Well, this is an interesting league. According to this GosuGamers story, GamersOrigin will host the first Hearthstone team tournament with truly open qualifiers, which sounds like fun. Archon’s Team League was a great success (and gave us some fun stories), and now the French Organization GamersOrigin is stepping in to fill the gap between now and ATLC’s second season with the Super Brawl, launching in December. This League won’t go the invitational nature of ATLC but, instead, will feature an amateur division alongside the professional one. A maximum of 128 four-player teams will take part in the swiss round of the amateur one, but only four will emerge on the other side. Those four will go head to head with another four coming from the professional round-robin division. This is already setting up to have some great stories, I hope. Or maybe we’ll just learn how far ahead professional teams are.
Decklists of Champions
Now that the Hearthstone World Champion has been crowned, we can take a look at all the decks from all the competitors in the Final 16 stage. While the decks feel slightly outdated now because of the League of Explorers adventure effect, it’s always interesting to see how the top pros go about putting their decks together and which classes they considered the strongest (or most appropriate) at that moment in the meta. Seeing which territories went with which classes is also very interesting. Go here if you want to see all of the decks.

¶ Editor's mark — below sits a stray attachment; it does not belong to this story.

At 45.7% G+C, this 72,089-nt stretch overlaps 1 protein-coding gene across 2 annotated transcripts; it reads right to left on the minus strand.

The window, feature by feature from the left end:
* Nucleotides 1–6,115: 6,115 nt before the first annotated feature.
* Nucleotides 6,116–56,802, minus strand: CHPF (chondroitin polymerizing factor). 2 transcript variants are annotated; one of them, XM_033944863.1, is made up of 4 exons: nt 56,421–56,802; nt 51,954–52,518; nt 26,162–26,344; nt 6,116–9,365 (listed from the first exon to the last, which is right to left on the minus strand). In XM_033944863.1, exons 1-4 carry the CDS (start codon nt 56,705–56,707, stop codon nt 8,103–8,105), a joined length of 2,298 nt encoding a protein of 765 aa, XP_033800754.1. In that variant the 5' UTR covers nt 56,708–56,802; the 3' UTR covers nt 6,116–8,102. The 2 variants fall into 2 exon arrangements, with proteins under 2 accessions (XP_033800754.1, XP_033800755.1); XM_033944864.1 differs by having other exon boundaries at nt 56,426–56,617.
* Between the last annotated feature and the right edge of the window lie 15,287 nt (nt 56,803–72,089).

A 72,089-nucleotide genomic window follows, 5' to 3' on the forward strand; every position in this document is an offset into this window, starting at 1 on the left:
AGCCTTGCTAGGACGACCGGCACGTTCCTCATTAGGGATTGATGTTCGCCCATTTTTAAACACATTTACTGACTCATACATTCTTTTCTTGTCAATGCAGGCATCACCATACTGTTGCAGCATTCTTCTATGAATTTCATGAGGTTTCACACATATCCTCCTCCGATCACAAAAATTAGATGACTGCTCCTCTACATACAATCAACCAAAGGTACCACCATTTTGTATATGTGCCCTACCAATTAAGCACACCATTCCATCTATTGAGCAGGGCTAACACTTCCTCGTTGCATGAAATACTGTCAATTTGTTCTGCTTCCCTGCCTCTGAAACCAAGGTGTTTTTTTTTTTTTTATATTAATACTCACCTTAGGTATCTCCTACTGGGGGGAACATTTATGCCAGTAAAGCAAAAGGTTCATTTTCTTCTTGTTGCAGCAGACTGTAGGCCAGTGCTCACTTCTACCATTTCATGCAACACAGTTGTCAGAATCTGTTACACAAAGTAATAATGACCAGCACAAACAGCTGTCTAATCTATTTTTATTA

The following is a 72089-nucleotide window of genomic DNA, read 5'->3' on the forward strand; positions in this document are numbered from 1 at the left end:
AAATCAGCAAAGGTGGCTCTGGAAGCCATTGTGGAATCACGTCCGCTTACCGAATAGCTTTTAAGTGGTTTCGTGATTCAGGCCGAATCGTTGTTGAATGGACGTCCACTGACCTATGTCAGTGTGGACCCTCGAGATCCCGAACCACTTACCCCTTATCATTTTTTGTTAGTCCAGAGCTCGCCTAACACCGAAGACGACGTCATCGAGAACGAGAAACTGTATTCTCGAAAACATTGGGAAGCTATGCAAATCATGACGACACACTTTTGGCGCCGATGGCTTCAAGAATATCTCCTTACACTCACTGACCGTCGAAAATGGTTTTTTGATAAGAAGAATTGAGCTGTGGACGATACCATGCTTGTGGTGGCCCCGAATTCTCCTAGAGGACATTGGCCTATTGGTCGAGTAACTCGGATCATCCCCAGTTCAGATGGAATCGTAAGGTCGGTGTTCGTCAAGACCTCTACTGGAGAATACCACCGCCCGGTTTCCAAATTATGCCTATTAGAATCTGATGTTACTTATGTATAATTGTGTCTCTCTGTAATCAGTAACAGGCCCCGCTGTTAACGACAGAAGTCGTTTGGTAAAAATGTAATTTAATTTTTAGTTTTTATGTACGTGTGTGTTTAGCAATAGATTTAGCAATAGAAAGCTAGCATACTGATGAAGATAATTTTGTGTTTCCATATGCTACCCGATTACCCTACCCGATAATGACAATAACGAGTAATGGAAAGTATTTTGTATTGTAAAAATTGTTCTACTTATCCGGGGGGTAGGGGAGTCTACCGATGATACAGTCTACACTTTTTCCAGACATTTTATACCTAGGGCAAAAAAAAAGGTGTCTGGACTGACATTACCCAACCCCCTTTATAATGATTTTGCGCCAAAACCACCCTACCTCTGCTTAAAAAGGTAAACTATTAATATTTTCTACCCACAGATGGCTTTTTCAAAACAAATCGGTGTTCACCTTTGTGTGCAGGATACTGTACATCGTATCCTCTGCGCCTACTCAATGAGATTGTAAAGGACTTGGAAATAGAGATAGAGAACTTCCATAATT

The latest Tempostorm Snapshot is all about the new Aggro Shaman deck that’s jumped from Tier 4 to top of Tier 2, a huge jump for the much-maligned class. There are two main version of Aggro Shaman – one a modified Mech Shaman created by Reynad – and while the deck doesn’t have many favorable matchups with Tier 1 decks, it’s still a developing deck. If it continues seeing so much success on Ladder, Aggro Shaman could rise to Tier 1 next week. Who would have thought that a few weeks ago? Aggro Mage and Flood Zoolock are two new Aggro decks that have joined the meta. Flood Zoolock is similar to older Zoo decks but throws many minions on the board. While Demon Zoolock is still more powerful, Flood is a good alternative.
Next week we are getting Sir Finley Mrrgglton, who could have a significant impact on Shaman and might finally raising that class’ effectiveness for good. Overall, though, the League of Explorers has been really meta-changing, at least in the short-term, which is great to see after many months of stale meta and many months of seeing the same decks on Ladder time after time. The variety and experimentation seen on the Ladder now can only mean good things for the current health of the game. If you want to look at the most popular decks of the week, go here and check them out.
Mysterious Challenger Drops the Beat
Top 5 Funny Fails and Lucky Moments #42
Epic Arena Highlights #2
Best Moments #10
Best of King Krush
Brann Bronzebeard Moments
Funny Reynad Highlights
Battlecry Shaman Experiment
Eloise Funny Plays
How to Counter Reno
As always, we have some good resources on the site for you in case you are new to the game or simply want to sharpen up your game. There’s never such a thing as too much help in Hearthstone.